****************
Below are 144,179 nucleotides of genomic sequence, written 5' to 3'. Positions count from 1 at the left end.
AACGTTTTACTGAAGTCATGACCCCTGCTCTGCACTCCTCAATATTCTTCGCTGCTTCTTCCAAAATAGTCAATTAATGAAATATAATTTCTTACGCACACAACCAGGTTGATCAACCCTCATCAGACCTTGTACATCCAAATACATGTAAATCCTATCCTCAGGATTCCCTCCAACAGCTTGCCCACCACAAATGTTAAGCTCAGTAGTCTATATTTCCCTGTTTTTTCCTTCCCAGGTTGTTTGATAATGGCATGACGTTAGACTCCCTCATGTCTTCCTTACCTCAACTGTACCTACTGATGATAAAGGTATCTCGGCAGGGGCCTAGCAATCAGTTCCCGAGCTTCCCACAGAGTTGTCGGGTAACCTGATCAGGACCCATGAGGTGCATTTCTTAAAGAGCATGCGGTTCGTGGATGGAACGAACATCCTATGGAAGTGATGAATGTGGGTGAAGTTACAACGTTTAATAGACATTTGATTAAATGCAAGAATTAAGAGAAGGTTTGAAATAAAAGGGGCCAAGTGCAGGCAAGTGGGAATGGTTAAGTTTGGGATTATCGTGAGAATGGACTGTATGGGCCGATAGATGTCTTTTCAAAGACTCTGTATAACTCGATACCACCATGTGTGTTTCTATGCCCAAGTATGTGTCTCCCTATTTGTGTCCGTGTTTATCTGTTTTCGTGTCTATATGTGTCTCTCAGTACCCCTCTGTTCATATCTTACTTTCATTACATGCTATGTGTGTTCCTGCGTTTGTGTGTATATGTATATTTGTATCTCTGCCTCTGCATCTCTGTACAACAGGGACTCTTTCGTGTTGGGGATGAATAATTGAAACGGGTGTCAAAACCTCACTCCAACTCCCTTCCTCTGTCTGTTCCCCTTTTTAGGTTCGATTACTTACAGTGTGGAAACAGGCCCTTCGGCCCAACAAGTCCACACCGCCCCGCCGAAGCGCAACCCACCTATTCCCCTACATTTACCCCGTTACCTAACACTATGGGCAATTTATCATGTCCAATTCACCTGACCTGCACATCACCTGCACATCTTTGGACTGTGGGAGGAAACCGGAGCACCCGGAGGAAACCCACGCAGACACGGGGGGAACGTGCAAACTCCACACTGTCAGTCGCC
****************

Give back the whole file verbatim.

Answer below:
Below are 144,179 nucleotides of genomic sequence, written 5' to 3'. Positions count from 1 at the left end.
AACGTTTTACTGAAGTCATGACCCCTGCTCTGCACTCCTCAATATTCTTCGCTGCTTCTTCCAAAATAGTCAATTAATGAAATATAATTTCTTACGCACACAACCAGGTTGATCAACCCTCATCAGACCTTGTACATCCAAATACATGTAAATCCTATCCTCAGGATTCCCTCCAACAGCTTGCCCACCACAAATGTTAAGCTCAGTAGTCTATATTTCCCTGTTTTTTCCTTCCCAGGTTGTTTGATAATGGCATGACGTTAGACTCCCTCATGTCTTCCTTACCTCAACTGTACCTACTGATGATAAAGGTATCTCGGCAGGGGCCTAGCAATCAGTTCCCGAGCTTCCCACAGAGTTGTCGGGTAACCTGATCAGGACCCATGAGGTGCATTTCTTAAAGAGCATGCGGTTCGTGGATGGAACGAACATCCTATGGAAGTGATGAATGTGGGTGAAGTTACAACGTTTAATAGACATTTGATTAAATGCAAGAATTAAGAGAAGGTTTGAAATAAAAGGGGCCAAGTGCAGGCAAGTGGGAATGGTTAAGTTTGGGATTATCGTGAGAATGGACTGTATGGGCCGATAGATGTCTTTTCAAAGACTCTGTATAACTCGATACCACCATGTGTGTTTCTATGCCCAAGTATGTGTCTCCCTATTTGTGTCCGTGTTTATCTGTTTTCGTGTCTATATGTGTCTCTCAGTACCCCTCTGTTCATATCTTACTTTCATTACATGCTATGTGTGTTCCTGCGTTTGTGTGTATATGTATATTTGTATCTCTGCCTCTGCATCTCTGTACAACAGGGACTCTTTCGTGTTGGGGATGAATAATTGAAACGGGTGTCAAAACCTCACTCCAACTCCCTTCCTCTGTCTGTTCCCCTTTTTAGGTTCGATTACTTACAGTGTGGAAACAGGCCCTTCGGCCCAACAAGTCCACACCGCCCCGCCGAAGCGCAACCCACCTATTCCCCTACATTTACCCCGTTACCTAACACTATGGGCAATTTATCATGTCCAATTCACCTGACCTGCACATCACCTGCACATCTTTGGACTGTGGGAGGAAACCGGAGCACCCGGAGGAAACCCACGCAGACACGGGGGGAACGTGCAAACTCCACACTGTCAGTCGCC